Forum for Science, Industry and Business

Sponsored by:     3M 
Search our Site:

 

Deforestation reduces rainfall in West African forests

19.09.2011
Cutting down forests to create cropland in the West African rainforest reduces precipitation over the rest of the forest, according to new research.

The study shows that West African rainforest deforestation reduces precipitation over neighboring trees by about 50 percent due to increased surface temperatures of croplands, which affect raincloud formation.

The authors say the findings have important implications for future decisions about land management in this region and other rainforests, including the Amazon.

"We already know from satellite observations that changes in land use can have a big impact on local weather patterns," says Luis Garcia-Carreras with the University of Leeds School of Earth and Environment, lead author of the recent study. "Here we have been able to show why this happens."

"Our findings suggest that it's not just the number of trees removed that threatens the stability of the world's rainforests. The pattern of deforestation is also important."

Garcia-Carreras and his colleague present their new findings in an article accepted for publication in Geophysical Research Letters, a journal of the American Geophysical Union.

The forests of West Africa and the Congo Basin are the second largest in the world after the Amazon rainforest. They serve not only as a habitat for a vast and diverse ecosystem but also as a carbon sink, removing a large proportion of the carbon dioxide in the Earth's atmosphere and slowing down climate change.

For many years deforestation has been occurring widely in Africa, with tree canopies being removed for agriculture, plantations and other non-forest uses.

While the removal of trees has an immediate impact on the forest, this new study suggests that there also may be a secondary effect caused by the reduced rainfall.

"African rainforests already have the lowest rainfall of any rainforest ecosystem on Earth, which could make them particularly sensitive to changes in local weather patterns," Garcia-Carreras says. "If rainfall is reduced even further as a result of deforestation, it could threaten the survival of the remaining forest by increasing the trees' sensitivity to drought."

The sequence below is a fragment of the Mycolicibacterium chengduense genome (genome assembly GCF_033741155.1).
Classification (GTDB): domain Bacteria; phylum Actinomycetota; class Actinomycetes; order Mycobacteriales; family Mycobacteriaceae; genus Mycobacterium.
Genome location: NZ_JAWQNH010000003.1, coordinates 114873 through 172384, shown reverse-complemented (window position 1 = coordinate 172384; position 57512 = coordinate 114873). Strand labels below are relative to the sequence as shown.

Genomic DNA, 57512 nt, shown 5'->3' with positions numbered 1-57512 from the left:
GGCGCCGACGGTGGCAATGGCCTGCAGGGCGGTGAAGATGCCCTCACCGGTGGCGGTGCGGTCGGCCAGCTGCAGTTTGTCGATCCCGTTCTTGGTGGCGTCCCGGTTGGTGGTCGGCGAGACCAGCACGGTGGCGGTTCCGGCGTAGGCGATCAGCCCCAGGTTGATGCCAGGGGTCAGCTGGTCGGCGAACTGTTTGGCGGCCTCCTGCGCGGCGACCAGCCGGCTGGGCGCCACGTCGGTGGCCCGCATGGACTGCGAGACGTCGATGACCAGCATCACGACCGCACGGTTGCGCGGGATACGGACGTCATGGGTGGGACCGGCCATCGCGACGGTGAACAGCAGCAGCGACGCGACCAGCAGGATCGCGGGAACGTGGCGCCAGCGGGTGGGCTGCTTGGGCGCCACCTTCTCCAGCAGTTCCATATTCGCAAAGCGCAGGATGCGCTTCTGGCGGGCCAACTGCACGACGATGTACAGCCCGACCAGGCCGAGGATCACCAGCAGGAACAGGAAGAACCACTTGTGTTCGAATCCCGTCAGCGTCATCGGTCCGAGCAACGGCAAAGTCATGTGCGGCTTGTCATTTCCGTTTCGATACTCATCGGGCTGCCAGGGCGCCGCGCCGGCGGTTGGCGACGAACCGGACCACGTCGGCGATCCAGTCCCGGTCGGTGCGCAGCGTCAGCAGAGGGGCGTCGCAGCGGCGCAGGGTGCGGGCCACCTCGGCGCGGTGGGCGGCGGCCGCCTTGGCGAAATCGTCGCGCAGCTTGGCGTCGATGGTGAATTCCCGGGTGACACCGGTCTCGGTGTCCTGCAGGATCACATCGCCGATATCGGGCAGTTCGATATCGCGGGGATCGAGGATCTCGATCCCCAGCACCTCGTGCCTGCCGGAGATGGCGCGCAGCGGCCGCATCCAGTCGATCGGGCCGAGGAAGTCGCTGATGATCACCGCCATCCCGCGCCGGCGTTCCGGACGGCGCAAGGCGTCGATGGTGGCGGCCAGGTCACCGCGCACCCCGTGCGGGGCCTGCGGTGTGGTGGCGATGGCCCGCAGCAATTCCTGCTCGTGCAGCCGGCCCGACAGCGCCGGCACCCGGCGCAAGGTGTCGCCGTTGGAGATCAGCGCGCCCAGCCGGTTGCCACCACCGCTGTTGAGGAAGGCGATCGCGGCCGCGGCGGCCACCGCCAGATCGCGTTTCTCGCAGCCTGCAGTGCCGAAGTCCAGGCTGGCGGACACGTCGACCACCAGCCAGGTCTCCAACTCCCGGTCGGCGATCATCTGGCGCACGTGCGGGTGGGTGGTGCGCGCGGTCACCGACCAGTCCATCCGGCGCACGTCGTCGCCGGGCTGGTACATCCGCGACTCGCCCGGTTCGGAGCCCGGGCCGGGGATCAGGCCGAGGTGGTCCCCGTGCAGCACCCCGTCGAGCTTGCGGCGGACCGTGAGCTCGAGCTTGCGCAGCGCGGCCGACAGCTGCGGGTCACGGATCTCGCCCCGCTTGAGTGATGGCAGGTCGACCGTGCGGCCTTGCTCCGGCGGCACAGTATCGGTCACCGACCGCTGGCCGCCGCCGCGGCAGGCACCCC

To investigate the effects of different vegetation on locally-produced rain in West Africa, the researchers used a Met Office computer model to simulate rainfall under different land-use conditions.

In rainforests where stands had been converted to cropland, the total amount of precipitation was largely unaffected, but the rainfall was distributed differently.

Rainfall was four to six times higher over warm areas (cropland) than when no deforestation has occurred, while rainfall over the remaining forest was half or less.

The difference in rainfall is caused by the temperature change between cropland and forest, which produces winds that converge over the crop area and form clouds.

And the results in West Africa could apply elsewhere, adds Doug Parker, a study co- author with the University of Leeds. "While our study only focused on a small region in Africa, it's reasonable to suggest that this mechanism could be common in other global forests based on similar observations of rainfall in Amazonia," he says.

"This has implications for planners in terms of how deforestation is managed. If forest must be removed to create cropland, we need to think about what are the shapes and distributions of deforestation that will be least damaging to the adjacent forests and national parks."

The research was funded by the UK's Natural Environment Research Council as part of the international African Monsoon Multidisciplinary Analysis (AMMA).

Title:
"How Does Local Tropical Deforestation Affect Rainfall?"
Authors:
Luis Garcia-Carreras and Douglas J. Parker: Institute for Climate and Atmospheric Science, University of Leeds, Leeds, United Kingdom.
Contact information for the authors: